By Michael Feingold
By Elizabeth Zimmer
By James Hannaham
By Christian Viveros-Faune
By Christian Viveros-Faune
By R. C. Baker
By Michael Feingold
By Michael Musto
It was a balmy night in Central Park, and it must have put me in a ruminative mood. As I wandered back toward the West Side after three-plus hours of Hamlet at the Delacorte, I couldn't help wondering what someone who'd never seen or heard of the play would make of Oskar Eustis's production. And I worried—I tend to worry when I get ruminative—about what these innocents would think of the show. They might be considerably puzzled about what happens in it—and why it's generally thought to be so great.
These innocents might imagine, looking at David Korins's massive, unwieldy white elephant of a set, that Hamlet takes place on a rock outcropping, alongside the walls of a Bakelite hydroelectric plant. I suspect they would often be confused as to whether the action occurred inside or outside these walls, what era it took place in, and exactly what sort of government or corporation operated the plant, since Ann Hould-Ward's costumes scoop up a range of styles and periods so random that even the guards on the battlements of Korins's monstrosity seem to belong to different armies.
Once the action gets going, too, I suspect the unschooled might have a rough time figuring out who's who and how they relate to each other. The opening scene of Hamlet begins just before midnight, with the guards changing shift on the battlements. Eustis begins with Michael Stuhlbarg's Hamlet, carrying his coat and a large suitcase, breaking down in tears on the rocks below; it might easily be Death of a Salesman reset in Wittenberg. Hard as it is to imagine this weepy creature as the prince who envies an actor's ability to shed tears on cue, it becomes even harder after we've watched David Harbour's lumbering, thick-witted Laertes embark for Paris, with half a dozen servants hurrying his luggage up the gangway.
Obviously, this long-headed, big-framed Laertes is the real son of the dead king, played by long-headed, big-framed Jay O. Sanders; the royal family just palmed him off on Sam Waterston's twittery, servile Polonius because the boy was such an evident retard. (This is the only production I've ever seen in which Hamlet's description of Laertes as "a very noble youth" seems absurd.) And until the closet scene, where matters get excruciatingly Oedipal, it's hard to perceive any relation between Stuhlbarg's Hamlet and his mother—although that must be blamed on Margaret Colin's unfathomably peculiar rendition of Gertrude, whom she and Eustis apparently envision as a heavily medicated Connecticut matron out of a John Cheever novel. Perhaps the idea is that Andre Braugher's Claudius keeps her drugged so that she won't notice how perfunctory their relations have become; Hamlet's comments to the contrary notwithstanding, this royal honeymoon has clearly been over for some time.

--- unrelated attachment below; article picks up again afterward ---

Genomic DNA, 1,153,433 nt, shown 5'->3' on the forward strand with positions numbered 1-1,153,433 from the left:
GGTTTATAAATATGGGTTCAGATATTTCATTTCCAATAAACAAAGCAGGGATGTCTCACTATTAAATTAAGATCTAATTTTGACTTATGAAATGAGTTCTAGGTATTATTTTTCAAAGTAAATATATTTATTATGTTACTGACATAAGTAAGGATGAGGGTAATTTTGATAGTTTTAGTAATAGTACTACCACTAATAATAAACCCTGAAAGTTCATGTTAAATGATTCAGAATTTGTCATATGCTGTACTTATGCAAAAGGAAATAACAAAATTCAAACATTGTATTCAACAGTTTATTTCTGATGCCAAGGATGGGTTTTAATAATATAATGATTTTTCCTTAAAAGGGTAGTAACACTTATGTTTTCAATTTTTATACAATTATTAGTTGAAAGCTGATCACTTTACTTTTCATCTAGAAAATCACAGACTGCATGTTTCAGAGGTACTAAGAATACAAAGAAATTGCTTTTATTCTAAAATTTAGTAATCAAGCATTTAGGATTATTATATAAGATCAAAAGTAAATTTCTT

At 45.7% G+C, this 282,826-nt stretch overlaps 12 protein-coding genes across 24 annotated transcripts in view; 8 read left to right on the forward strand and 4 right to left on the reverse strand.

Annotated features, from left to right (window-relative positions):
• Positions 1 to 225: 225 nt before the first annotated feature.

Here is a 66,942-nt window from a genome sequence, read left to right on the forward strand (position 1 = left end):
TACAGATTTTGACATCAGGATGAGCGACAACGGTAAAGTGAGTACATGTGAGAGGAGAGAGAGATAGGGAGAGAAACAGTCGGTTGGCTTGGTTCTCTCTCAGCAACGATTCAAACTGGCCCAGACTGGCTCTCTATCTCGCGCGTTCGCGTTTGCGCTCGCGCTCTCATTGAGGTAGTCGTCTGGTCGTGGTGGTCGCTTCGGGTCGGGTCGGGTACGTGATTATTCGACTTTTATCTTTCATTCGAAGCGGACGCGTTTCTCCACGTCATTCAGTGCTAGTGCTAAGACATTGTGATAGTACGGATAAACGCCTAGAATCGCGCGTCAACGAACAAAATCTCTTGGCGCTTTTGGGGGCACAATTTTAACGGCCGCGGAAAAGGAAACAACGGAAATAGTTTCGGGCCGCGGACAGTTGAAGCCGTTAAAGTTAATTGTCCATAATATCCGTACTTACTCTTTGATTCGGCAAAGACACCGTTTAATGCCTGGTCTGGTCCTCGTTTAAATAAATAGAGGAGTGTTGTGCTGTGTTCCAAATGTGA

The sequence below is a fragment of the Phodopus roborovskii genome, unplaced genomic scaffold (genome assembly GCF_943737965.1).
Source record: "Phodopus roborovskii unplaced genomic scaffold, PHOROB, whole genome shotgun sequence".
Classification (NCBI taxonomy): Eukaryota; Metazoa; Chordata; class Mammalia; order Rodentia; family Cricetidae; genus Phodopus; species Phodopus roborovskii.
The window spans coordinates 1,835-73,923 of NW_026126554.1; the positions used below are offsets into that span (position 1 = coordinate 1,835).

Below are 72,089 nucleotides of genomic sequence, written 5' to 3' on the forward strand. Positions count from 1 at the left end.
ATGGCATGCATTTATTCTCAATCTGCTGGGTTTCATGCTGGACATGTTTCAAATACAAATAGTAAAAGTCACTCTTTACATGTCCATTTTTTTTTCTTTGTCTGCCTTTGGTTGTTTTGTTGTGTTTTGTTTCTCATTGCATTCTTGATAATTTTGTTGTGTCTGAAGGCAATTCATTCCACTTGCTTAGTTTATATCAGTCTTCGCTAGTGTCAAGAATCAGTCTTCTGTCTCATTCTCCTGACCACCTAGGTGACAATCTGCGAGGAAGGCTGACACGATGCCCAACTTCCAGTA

The irritation, for those of us with some knowledge of Hamlet and a little common sense, comes from our awareness that Eustis has perpetrated this muddle on actors whom we know to be capable of much better, in Shakespeare and out. Braugher, pacing wishy-washily and occasionally pausing to orate, is a painfully ineffectual Claudius, but the fault is in the casting, not in him: This actor's power lies in his sincerity. His Henry V, a revelatory piece of work, is one of the gems in the history of Shakespeare in the Park. Claudius is King Henry's antithesis, a devious person, always "politick" (a word that to Shakespeare meant "Machiavellian") in his thinking. Braugher only comes close to the character in the prayer scene and in "Do it, England," the two places where Shakespeare leaves the villain alone with the audience to display his true feelings—and, incidentally, to let us see how much they have in common with Hamlet's.
Because, after all, the king's designated successor, as other parts of the play show, has his own knack for "politick" scheming; he also could play the royal game, if he weren't both too alienated and too schooled in philosophy to take it seriously. Instead, he ironizes it into a joke. Birth and death are meaningful; politics is merely another of the follies with which we waste the time in between, on our way to visit "a certain convocation of politick worms." As Caroline Spurgeon pointed out long ago in Shakespeare's Imagery, rotting flesh and the creatures that feed on it—mice, rats, maggots, worms—make up the largest single cluster of images in Hamlet. "Your worm is your only emperor for diet." The thought neatly encapsulates the absurdity of power and humanity's inevitable fate in one eight-word sentence.
The sentence is also a joke, though not as Stuhlbarg says it. The relative absence of humor, of the dancing intelligence that can make a joke out of anything, is this Hamlet's greatest shortcoming. An articulate and accomplished actor, Stuhlbarg has a lot going for him here. Because of the distance Hamlet keeps between himself and the courtly schemers surrounding him, the actor can dodge many of the obfuscations of Eustis's staging. (Though not all: He's stuck with the unhelpful notion that his madness involves running around in a ragtag parody of the Ghost's Ruritanian military uniform.)
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